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Big Guy Skis

post #1 of 10
Thread Starter 
I currently ski on 01' Volkl P40 F1 Energy Rail 193 cm True FIS Racing ski's (The Black & green version w/ plates mounting Tyrolia Diagonal bindings) I bought these brand new from a racer in 02' and I wear Salomon Xscream boots.

Over the years I have convinced myself that I "need" a GS ski based on my size, 6' 1" 289 lbs, and skiing preferences and conditions. Mostly Very Fast, Often ICY or Hard Pack, Long Radius turns, short when needed.

I LOVE my Volkl's but they are getting old, and now are "rebuilt" ( New Plate) and I haven't skiied on them since "the incident"

Last year my buddy ran over my Volkl's ( drinking) , He paid for my rentals the rest of the season. I skiied on the Atomic LT-11's @ 183cm. They were the previous years model I believe. But I really liked them.

My question is...

Based on my size, skiing "conditions", past ski's and new found love of the Atomic's, combined with my online research, I am still wondering if I should stay with a Race Stock GS SKI like the Atomic GS12 or If I would be OK on the Atomic Metron 11 B5's as an All Mountain alternative without sacrificng the stability at high speeds of a GS Ski, especially considering my size?

As a backgound..

I am an Aggressive Fast Skiier who does most of my skiing in New England, although my truly epic skiing has been done in Colorado. Crested Butte and Telluride stand out as epic days in particular.

I am 6' 1" and weigh 289 lbs, most of which is pretty solid. Anyone I ski with is usually fairly impressed with my style and ability for a Big Guy.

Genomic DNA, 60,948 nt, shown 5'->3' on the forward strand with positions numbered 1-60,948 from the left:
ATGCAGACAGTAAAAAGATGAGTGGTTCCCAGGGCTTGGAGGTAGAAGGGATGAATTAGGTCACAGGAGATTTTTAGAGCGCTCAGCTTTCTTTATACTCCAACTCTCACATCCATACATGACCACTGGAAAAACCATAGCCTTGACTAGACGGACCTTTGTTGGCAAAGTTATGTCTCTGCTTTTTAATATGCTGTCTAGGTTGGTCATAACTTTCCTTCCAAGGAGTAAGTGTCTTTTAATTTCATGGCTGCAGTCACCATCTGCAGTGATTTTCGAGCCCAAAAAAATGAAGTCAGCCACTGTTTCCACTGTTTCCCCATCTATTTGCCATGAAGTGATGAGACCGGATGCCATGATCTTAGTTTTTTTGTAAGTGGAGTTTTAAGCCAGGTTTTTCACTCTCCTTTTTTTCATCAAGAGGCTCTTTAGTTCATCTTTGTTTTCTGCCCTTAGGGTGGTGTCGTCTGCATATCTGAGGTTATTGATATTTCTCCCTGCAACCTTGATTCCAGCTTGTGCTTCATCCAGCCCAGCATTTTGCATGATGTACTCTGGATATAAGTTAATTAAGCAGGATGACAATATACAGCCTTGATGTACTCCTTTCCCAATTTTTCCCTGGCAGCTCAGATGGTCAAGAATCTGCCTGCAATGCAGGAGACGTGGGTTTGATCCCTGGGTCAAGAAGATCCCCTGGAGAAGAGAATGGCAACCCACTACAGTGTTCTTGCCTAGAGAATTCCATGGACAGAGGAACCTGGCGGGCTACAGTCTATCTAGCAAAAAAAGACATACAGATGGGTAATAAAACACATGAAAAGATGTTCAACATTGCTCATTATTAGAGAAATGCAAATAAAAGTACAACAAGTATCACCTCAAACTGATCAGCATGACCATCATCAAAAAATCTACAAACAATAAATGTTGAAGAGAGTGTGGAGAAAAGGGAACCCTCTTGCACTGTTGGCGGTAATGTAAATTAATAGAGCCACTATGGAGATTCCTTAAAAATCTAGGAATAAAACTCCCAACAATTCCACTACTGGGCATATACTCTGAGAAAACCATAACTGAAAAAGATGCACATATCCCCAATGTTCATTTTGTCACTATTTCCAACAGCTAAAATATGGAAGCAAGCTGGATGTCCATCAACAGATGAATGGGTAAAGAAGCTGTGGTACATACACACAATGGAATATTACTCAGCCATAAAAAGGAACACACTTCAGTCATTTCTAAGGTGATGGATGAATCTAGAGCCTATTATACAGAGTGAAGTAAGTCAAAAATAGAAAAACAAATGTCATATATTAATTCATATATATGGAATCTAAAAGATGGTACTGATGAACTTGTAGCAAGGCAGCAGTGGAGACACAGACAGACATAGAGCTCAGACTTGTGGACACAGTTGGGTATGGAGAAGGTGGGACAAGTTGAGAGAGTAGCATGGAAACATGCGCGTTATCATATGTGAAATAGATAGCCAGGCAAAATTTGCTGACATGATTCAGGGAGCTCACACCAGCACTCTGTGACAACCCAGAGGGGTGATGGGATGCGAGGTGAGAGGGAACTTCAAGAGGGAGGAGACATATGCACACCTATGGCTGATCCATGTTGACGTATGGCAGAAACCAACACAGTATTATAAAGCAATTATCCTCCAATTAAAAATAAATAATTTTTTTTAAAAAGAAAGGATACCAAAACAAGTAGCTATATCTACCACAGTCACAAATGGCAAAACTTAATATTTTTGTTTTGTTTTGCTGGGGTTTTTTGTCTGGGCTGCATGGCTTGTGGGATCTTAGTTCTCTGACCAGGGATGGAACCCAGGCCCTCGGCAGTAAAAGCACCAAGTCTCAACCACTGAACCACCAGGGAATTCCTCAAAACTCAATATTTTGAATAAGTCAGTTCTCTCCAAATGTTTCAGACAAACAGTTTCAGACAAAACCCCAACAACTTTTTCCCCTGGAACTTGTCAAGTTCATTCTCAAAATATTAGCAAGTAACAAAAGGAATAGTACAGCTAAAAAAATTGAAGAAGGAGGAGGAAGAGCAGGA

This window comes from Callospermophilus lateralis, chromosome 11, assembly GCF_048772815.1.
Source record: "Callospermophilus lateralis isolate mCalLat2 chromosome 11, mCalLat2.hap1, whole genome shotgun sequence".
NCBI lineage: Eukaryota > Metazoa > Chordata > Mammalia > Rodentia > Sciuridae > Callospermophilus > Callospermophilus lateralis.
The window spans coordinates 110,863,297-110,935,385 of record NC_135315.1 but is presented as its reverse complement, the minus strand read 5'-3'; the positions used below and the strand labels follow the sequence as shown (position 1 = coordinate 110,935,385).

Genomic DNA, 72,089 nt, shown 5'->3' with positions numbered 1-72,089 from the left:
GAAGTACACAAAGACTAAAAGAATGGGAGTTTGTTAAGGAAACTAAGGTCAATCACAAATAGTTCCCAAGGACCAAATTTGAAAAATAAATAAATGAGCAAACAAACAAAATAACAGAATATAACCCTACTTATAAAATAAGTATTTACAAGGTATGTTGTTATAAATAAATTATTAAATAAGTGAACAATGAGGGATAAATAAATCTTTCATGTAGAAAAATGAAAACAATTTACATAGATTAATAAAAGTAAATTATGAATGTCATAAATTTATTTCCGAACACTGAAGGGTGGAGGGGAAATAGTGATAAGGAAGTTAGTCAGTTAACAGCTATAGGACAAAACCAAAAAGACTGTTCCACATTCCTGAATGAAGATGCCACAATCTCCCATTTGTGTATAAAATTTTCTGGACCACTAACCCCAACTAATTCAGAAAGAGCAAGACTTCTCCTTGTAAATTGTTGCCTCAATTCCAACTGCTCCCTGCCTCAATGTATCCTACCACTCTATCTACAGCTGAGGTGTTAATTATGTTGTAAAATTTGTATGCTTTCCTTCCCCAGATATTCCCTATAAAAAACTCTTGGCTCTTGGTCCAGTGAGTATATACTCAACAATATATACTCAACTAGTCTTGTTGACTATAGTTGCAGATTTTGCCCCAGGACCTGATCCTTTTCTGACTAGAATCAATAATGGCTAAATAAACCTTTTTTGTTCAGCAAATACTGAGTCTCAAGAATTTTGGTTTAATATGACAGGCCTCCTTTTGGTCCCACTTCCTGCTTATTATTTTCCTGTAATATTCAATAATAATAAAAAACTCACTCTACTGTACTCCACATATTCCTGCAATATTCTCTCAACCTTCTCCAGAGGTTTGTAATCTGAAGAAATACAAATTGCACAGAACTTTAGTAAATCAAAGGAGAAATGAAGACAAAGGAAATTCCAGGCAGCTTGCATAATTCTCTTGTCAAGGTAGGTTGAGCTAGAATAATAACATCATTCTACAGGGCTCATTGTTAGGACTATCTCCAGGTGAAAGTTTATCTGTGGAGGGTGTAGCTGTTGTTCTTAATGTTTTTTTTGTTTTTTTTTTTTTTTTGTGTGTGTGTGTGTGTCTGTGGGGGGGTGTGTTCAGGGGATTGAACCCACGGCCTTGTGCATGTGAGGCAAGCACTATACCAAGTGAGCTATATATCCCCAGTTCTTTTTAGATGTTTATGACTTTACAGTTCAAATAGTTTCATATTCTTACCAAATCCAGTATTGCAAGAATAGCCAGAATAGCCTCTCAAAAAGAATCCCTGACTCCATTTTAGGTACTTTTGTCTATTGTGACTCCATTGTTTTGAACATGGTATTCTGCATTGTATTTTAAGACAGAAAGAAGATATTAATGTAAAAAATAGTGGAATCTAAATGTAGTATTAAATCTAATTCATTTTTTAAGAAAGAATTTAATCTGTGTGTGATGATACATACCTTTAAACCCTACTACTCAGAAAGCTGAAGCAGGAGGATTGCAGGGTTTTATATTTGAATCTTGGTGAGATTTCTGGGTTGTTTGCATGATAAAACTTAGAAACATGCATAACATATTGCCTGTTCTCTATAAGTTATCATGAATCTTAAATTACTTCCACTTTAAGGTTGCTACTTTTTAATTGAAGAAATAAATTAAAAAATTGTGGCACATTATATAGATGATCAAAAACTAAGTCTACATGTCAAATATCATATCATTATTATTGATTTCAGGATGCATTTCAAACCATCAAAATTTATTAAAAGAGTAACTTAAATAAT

I am older now, and should be slowing down, but I just got my first helmet last year, and seem to be going a little faster because I feel more secure.

Also the "Rat Pack" I ski with are all agreesive and fast, but we DO ski in Control.

I was a ski patroller back in college.

I ski 25 - 30 times a year, and most of it is at Cannon Mtn in Franconia, NH - A notoriously Hard and Fast mountain in the White Mountains. It gets cold, windy and icy more often than not.

We Ski Hard in the morning on Groomed Cruisers and most of the guys are done by Lunch and drinking already. After Lunch it gets VERY scratchy and Edge control is of paramount concern. I usually, am not done, and I like to ski until the end of the day whenever possible.Any opinions insight suggestions would be appreciated.

I love my Volkls, but REALLY enjoyed the Atomic's last year, so I will probably stay with one of these two brands.

Thank you.
post #2 of 10
I'm also a big guy (250 two years ago, 220 now)

The good news is that Volkl & Atomic continue to make beefy skis. You should consider Head also.

Consider the Atomic SX12PB or the Volkl Supersport Allstar. Look at the Head XRC 1200 too.

These three models are a little wider than a GS ski and can be used in softer boot-top deep snow, but are capable of the same performance level as any available GS model.


post #3 of 10
I am also a XXXL 6' 3" 285# 47 and 37 years on skis and have always been told to ski a GS ski. I went from Head Radials in a 210 with MRR's 15 years ago to Dynastar Speed Course 66's now. With a few other GS skis in between. Ski about 30 times a year at HV with a few trips to Whiteface a season. After reading a million reviews and not being able to demo, I bought a pair of Hot Rod Top Fuels.

Can't wait to try the difference. I'm sure I will have fun. Wish it would snow.

I imagine any of the wider high end skis will work.
post #4 of 10
You will find a different radius from an 02 product versus any new GS and that is going to change again next season. Changes in FIS and USSA and as such they won't be performing as would the P-40's.

For those conditions, I look a the Stockli Stormrider series. The narrower waisted versions are "GS like" and I know some big guys that love them.